I come to the last point before I deal with the nature of the scheme and with the publicity measures we shall use. My hon. Friends have expressed regret that the scheme is to be confined to men receiving 5s. a week compensation or more. I listened very carefully to everything that my hon. Friends said on this matter. I am always conscious of the first-hand information which they have on these matters. Like myself, they live in mining villages and they see their constituents every weekend and during the Recesses. Of course, I appreciate that this matter does not affect only miners. Some of my hon. Friends have raised the question of the man with 5s. 1d. and the man with 4s. l1d. There may also be cases of the man with 5s. 6d. and the man with 4s. 6d. I have been very impressed by the weight of the argument presented by my hon. Friends on this matter. I have to say, though, that a reduction in this figure raises formidable problems—I think my hon. Friends will understand this—because of the necessity to exclude the latent cases at this stage. That is why the 5s. limit was put in, to try to get some justice between what might be classed as the latents.
I am dealing with a very important part of my speech and I would rather complete it.
I want to emphasise that a reduction in this figure raises formidable problems because of the necessity to exclude latent cases. However, I promise that I shall study this matter between now and the next stage of the Bill. Having looked at it previously and having listened to the representations that have been made, I think that I can go so far as to say that I am optimistic in the matter. However, I know my hon. Friends will appreciate that I cannot say any more than that at this stage.
Now I come to the question of the scheme. The House will be aware that the scheme will have to be presented in Regulations and that those Regulations will require an affirmative Resolution. Since they require an affirmative Resolution, an opportunity will be given to hon. Members on both sides of the House to raise any questions they wish. The Compensation Supplementation Board will be working out the scheme. The Board already has a great deal of knowledge in this field, and I have no doubt that that knowledge will be of great assistance in getting the scheme off to a good start and enabling it to work smoothly. As has been said, there are rough edges, but as the scheme proceeds and we get more and more knowledge we trust that these rough edges will disappear.
The hon. Members for Sutton and Cheam and for Wokingham (Mr. van Straubenzee) asked 'how we can ensure that everyone who should benefit under the Bill will know about it. First of all, we hope there will be about 10,000 new awards. Those who already have an award will have no difficulty at all. For the 10,000 new awards we are planning to begin inquiries from employers for the further information needed about the existing cases—so that we should not have any difficulty with these—and we shall also ask certain large employers to assist us by identifying possible beneficiaries under the new provisions. We shall do this while the Bill is going through the House. In other words, we shall not wait until the Bill is on the Statute Book before the job is done.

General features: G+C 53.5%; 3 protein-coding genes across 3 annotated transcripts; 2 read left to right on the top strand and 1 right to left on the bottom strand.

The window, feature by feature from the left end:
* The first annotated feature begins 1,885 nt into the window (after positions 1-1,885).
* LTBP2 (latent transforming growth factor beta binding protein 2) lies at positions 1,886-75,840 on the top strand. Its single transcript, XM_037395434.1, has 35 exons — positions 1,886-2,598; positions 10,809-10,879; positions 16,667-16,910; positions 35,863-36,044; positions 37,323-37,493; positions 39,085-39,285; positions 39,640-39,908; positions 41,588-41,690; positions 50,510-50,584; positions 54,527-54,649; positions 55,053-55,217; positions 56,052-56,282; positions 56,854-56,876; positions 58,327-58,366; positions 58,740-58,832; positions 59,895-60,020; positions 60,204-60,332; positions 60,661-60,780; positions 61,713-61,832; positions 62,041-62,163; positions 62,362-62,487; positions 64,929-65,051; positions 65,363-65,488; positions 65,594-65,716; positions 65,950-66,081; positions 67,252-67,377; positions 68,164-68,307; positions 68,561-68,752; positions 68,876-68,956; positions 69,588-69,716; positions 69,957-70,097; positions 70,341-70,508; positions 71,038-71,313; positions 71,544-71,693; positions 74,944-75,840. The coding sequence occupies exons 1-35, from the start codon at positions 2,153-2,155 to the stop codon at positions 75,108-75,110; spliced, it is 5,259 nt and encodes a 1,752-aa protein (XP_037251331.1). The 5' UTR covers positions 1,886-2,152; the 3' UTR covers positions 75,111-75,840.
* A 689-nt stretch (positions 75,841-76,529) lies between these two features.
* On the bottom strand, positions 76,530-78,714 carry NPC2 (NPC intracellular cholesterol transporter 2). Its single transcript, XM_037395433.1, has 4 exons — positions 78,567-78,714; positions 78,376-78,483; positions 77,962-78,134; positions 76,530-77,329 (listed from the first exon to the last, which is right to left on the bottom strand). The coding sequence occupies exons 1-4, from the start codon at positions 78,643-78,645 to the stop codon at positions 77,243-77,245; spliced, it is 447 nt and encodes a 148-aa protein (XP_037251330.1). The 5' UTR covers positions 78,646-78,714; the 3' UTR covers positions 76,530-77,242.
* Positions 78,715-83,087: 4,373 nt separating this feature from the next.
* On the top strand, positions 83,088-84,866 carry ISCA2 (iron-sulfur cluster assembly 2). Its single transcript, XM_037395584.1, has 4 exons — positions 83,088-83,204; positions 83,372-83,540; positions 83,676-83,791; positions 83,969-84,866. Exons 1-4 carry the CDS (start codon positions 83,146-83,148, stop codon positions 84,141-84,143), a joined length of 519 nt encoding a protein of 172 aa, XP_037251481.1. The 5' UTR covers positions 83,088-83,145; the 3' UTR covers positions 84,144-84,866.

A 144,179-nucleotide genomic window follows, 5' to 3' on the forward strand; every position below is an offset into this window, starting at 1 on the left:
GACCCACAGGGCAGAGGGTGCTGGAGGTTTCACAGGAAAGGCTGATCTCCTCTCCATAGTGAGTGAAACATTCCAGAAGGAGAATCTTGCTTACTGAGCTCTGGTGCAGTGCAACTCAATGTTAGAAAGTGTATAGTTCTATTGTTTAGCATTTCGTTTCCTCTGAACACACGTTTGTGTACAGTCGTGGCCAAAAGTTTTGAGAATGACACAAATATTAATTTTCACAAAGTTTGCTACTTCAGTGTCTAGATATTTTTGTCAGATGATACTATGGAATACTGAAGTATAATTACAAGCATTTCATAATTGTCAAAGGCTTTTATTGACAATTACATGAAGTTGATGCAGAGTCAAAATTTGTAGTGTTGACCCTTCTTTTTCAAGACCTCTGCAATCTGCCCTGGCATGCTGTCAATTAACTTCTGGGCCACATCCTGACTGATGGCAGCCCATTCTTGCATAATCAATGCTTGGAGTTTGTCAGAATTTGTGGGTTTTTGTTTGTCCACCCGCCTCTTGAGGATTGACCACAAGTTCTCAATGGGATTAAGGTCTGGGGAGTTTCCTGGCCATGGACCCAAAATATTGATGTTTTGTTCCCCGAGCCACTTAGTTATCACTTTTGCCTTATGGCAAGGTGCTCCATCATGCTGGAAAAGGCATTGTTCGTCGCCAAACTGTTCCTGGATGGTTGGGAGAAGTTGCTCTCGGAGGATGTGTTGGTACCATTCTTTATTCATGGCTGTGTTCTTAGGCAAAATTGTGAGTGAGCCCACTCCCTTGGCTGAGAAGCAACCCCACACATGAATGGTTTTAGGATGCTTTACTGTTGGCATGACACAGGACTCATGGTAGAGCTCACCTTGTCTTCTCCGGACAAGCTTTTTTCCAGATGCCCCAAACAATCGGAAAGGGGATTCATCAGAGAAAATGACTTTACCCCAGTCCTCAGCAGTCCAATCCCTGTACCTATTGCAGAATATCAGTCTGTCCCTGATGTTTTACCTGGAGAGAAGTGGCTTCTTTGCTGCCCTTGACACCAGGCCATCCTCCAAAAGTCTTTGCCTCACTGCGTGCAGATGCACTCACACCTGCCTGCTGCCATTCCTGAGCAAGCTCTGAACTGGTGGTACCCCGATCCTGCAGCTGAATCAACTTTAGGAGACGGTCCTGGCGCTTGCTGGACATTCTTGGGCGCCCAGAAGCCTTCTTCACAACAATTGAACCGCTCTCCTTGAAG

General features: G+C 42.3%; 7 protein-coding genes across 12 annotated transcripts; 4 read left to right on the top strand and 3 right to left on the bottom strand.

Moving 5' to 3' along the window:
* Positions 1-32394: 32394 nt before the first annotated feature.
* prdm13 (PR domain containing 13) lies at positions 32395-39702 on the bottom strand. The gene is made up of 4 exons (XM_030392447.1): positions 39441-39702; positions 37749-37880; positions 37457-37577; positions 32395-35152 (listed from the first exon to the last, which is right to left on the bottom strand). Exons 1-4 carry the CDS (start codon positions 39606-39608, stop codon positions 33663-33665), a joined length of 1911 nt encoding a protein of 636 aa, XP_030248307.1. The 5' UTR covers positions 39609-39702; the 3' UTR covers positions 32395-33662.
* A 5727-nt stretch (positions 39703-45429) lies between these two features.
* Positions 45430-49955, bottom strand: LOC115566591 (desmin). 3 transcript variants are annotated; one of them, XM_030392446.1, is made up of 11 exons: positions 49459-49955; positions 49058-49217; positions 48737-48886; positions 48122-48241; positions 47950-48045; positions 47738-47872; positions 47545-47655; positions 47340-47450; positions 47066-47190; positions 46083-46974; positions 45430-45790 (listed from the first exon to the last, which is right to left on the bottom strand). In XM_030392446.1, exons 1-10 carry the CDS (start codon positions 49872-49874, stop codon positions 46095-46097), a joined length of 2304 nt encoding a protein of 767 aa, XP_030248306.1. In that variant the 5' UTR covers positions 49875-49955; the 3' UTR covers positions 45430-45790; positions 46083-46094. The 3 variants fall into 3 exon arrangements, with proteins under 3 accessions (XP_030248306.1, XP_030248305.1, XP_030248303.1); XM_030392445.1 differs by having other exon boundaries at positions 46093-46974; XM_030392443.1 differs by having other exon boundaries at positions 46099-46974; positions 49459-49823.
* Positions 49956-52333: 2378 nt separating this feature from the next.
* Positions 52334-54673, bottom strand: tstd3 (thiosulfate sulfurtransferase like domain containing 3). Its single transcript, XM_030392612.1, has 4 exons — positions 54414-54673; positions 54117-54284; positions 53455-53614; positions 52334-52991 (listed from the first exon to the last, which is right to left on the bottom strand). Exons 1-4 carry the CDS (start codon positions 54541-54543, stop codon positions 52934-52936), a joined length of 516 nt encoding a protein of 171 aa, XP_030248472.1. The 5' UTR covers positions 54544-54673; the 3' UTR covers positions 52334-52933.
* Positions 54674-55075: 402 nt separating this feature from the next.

I know that the National Coal Board will be one of the employers most involved but there are others, as has been said in the debate. I am quite certain that we shall get from the employers the same co-operation as we have had from them in getting the information that has made it possible to bring this Bill before the House. We will also see that as soon as the Royal Assent is received and a commencement Order is made, claim forms will be made available in local offices and also issued directly to prospective beneficiaries whose names and addresses have been supplied. I hope that these measures taken together will bring our Scheme before all those who will benefit from it.
The right hon. Lady has dealt very carefully with all but one of the points raised in the debate. Can I ask her to deal with the one she appears to have omitted, that is, my suggestion that the Government, though probably not her own Department, should look closely at the possibility of legislation for compulsory insurance in respect of common law claims so as to avoid some of the hazards which have attended some compensation commutation cases?
The hon. and learned Member is quite right. This is not a matter for my Department, but it is a matter to which I understand some thought has already been given. I readily give the assurance that the hon. and learned Gentleman's comments will be passed on to the right quarter.
It was only in July, 1964, that my predecessor gave a promise to representatives from the T.U.C. that an inquiry would be started on the subject matter of the present Bill and here we are, a little over a year later, discussing the Second Reading. The credit goes to a number of people. It goes to the employers who have co-operated to a great extent in providing the information. It goes to the T.U.C. and the individual unions who have also worked very quickly in giving us the information which we desired to have from them. It is only because both sides of industry have co-operated so well that it has been possible for us to get this Measure before the House. But even with all that cooperation, like my hon. Friend I have also to thank the officials in the department in my Ministry who are dealing with this matter.
This was not an easy job. Even when the information was brought to them they had a great deal of meticulous work to do. I feel that they have done it very speedily and have brought forward what a number of people feel is a rather complicated Measure but one which in the end will simplify the comparisons between industrial injury cases and the old compensation cases.
I am glad that the Bill has had such an easy passage on Second Reading. I hope that we shall have the other stages of the Bill brought forward as quickly as possible, because we wish to have the Bill on the Statute Book before the Christmas Recess and we hope to be ready to bring these provisions into operation by the first week in March.
The Bill deals with a very human problem. All of us who know these cases realise that although the Bill affects only a small proportion of the population of these islands, many of those affected have been living under a sense of injustice since 1948, and for those 10,000 at least we hope that we shall have got rid of this sense of injustice. As for those for whom we have not been able to do anything in this Bill, we hope that the workings of its provisions in the future will help us to help them.